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Mural in Union celebrates TWU

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If you find yourself walking through the Student Union at Hubbard Hall, you’d be forgiven for ignoring its walls. Giant slabs of white occasionally interrupted by maroon. Nothing worthy of notice.

But if you’re on the first level, head east from the food court, down the hall past the game room, computer stations and meeting rooms toward the gallery around the stairs. You will find color. An assault of color. Great, vibrant swaths and shapes of pink and orange and red, blue and turquoise, yellow and purple splashed on three sides of the gallery and wrapped around the beating heart of the university.

It’s called Corazón Radical.

The mural is the product of a Visual Arts class taught by professor Giovanni Valderas. A ribbon cutting will be held on Tuesday, Nov. 29, starting at 11 a.m.

One color is conspicuously absent from the palette: maroon. The mural is not so much a mutiny against TWU’s primary color as just a little…fatigue.

“During our whole design process, we tried to keep in mind who the mural was for,” said Martha Sarinana, one of the designers of Corazón Radical. “Obviously, it’s for the school, but we didn’t want to do just another historical thing. We focused a lot on students’ opinions. We asked, do you want school colors or do you want different colors? A lot of people said make it bright, make it inviting. That’s what we did.

“We weren’t trying to sell the school,” Hill said. “We were trying to celebrate it.”

Valderas’ vision for the project was to present his students with the kind of situation artists face every day: a commission from a client. Anyone who’s seen The Agony and The Ecstasy, the film about Michelangelo’s creation of the mural on the ceiling of Sistine Chapel in Rome, would recognize the process that resulted in Corazón Radical.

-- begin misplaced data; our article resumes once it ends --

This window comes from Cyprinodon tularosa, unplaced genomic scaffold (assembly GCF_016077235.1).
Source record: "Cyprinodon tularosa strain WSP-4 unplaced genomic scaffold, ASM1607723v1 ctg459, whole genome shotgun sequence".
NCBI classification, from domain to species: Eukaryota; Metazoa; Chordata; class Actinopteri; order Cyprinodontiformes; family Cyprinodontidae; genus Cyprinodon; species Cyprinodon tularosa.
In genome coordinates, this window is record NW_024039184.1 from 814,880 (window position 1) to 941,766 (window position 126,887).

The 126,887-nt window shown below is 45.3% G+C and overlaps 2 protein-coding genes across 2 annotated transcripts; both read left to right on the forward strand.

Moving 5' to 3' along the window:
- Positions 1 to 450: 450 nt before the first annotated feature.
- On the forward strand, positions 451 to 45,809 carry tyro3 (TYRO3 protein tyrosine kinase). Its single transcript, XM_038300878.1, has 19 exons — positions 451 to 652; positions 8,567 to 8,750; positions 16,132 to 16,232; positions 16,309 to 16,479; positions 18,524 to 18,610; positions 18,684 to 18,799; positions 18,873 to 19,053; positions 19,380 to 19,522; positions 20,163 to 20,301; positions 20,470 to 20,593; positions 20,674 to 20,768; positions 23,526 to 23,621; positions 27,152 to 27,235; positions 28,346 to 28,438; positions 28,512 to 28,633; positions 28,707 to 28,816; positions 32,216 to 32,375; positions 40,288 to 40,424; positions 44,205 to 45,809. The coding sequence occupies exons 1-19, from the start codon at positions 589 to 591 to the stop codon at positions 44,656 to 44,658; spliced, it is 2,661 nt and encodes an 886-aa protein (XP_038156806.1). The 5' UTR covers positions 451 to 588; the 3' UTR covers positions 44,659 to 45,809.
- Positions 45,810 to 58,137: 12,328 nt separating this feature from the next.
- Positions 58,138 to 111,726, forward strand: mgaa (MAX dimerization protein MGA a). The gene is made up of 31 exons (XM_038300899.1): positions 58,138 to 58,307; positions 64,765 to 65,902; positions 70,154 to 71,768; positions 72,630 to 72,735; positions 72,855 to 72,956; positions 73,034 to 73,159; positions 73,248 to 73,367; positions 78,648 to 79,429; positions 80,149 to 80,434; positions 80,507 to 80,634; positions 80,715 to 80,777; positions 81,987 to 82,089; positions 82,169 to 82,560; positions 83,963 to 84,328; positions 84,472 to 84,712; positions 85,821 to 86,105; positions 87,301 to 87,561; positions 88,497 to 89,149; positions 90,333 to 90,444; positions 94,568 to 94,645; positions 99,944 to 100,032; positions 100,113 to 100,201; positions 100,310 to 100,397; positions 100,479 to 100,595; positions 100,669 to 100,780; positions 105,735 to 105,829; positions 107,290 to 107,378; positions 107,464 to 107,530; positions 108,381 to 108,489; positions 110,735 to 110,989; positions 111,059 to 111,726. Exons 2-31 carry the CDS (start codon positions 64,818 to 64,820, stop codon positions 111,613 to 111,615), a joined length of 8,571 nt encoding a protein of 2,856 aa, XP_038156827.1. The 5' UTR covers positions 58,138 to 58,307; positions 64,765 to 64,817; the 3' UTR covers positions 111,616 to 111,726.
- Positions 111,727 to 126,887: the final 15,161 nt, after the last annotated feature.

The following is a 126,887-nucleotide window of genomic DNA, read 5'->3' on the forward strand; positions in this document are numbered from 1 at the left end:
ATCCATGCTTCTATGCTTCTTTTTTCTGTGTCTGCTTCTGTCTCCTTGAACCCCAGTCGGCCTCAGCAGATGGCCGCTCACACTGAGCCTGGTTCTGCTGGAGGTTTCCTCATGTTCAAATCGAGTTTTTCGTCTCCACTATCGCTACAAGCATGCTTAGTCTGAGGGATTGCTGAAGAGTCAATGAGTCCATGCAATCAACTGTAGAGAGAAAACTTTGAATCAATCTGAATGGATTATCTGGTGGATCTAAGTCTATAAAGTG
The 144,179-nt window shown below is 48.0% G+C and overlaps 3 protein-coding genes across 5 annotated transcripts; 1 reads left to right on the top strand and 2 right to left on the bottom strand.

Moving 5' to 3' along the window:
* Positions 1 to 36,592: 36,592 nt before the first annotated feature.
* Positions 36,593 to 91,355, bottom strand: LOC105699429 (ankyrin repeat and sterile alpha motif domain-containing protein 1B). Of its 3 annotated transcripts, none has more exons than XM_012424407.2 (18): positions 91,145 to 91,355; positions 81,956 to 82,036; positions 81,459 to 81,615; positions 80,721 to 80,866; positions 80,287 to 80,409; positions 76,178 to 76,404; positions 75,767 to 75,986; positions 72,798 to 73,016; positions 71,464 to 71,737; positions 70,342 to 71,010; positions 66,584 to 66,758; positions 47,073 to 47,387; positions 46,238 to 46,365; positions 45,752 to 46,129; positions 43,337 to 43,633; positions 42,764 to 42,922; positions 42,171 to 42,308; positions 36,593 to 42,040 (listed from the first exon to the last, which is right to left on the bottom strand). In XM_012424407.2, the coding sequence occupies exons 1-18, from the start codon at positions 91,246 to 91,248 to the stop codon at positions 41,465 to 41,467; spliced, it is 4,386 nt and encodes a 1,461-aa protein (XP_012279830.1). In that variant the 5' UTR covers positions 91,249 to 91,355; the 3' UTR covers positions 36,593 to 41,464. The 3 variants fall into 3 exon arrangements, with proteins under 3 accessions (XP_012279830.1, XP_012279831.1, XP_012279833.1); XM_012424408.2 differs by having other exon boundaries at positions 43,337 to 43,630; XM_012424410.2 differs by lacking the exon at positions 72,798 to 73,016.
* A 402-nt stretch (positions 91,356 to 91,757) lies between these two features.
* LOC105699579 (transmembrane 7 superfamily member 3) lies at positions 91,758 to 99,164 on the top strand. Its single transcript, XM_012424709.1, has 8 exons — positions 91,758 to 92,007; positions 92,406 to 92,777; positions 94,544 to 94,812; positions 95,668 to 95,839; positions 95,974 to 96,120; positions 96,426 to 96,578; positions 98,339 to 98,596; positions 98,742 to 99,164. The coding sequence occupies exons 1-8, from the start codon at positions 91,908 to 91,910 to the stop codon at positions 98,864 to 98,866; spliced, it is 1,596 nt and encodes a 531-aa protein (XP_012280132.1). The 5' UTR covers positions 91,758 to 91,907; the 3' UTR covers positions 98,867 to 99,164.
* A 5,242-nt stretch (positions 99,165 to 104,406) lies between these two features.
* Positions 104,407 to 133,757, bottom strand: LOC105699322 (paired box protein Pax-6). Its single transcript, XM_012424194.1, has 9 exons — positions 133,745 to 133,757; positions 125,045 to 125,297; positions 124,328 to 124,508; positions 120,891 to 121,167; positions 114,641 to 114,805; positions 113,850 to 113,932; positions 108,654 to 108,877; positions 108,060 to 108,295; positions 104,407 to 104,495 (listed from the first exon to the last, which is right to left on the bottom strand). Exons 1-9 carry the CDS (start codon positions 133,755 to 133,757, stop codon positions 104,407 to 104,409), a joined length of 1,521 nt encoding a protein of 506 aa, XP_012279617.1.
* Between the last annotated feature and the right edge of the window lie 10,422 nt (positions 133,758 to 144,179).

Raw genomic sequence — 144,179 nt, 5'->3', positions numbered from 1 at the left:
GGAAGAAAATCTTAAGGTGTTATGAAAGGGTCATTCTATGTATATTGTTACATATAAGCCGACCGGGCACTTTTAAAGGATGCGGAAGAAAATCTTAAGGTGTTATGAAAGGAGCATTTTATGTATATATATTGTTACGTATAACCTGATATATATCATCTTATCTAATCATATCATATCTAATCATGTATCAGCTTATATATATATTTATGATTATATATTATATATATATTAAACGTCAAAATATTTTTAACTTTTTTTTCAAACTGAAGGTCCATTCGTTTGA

“I ran the class like a real-life proposal, like what you do as an artist,” Valderas said. “You respond to requests for proposals.”

Valderas had a few ideas of possible locations but wanted to keep it on campus. Fortunately, Arin Nacis, coordinator of Student Union operations, gave permission to use the union’s first-floor gallery.

From there, Valderas created the project criteria: the physical location and what the client envisioned in the space. The class was divided into four groups and each drew up a presentation that included their artistic vision and a budget, then presented their proposals to a committee of administration personnel, students and outside professionals to select one of the murals. The committee chose the proposal of the team that dubbed itself The Free Radicals: Gabriela Puente, Elisia Hill, Sahian Salas, and Martha Sarinana.

The Free Radicals’ project features a heart surrounding the stair case ascending from the middle of the gallery, with colors on the surrounding walls beneath outlines of a variety of student representations.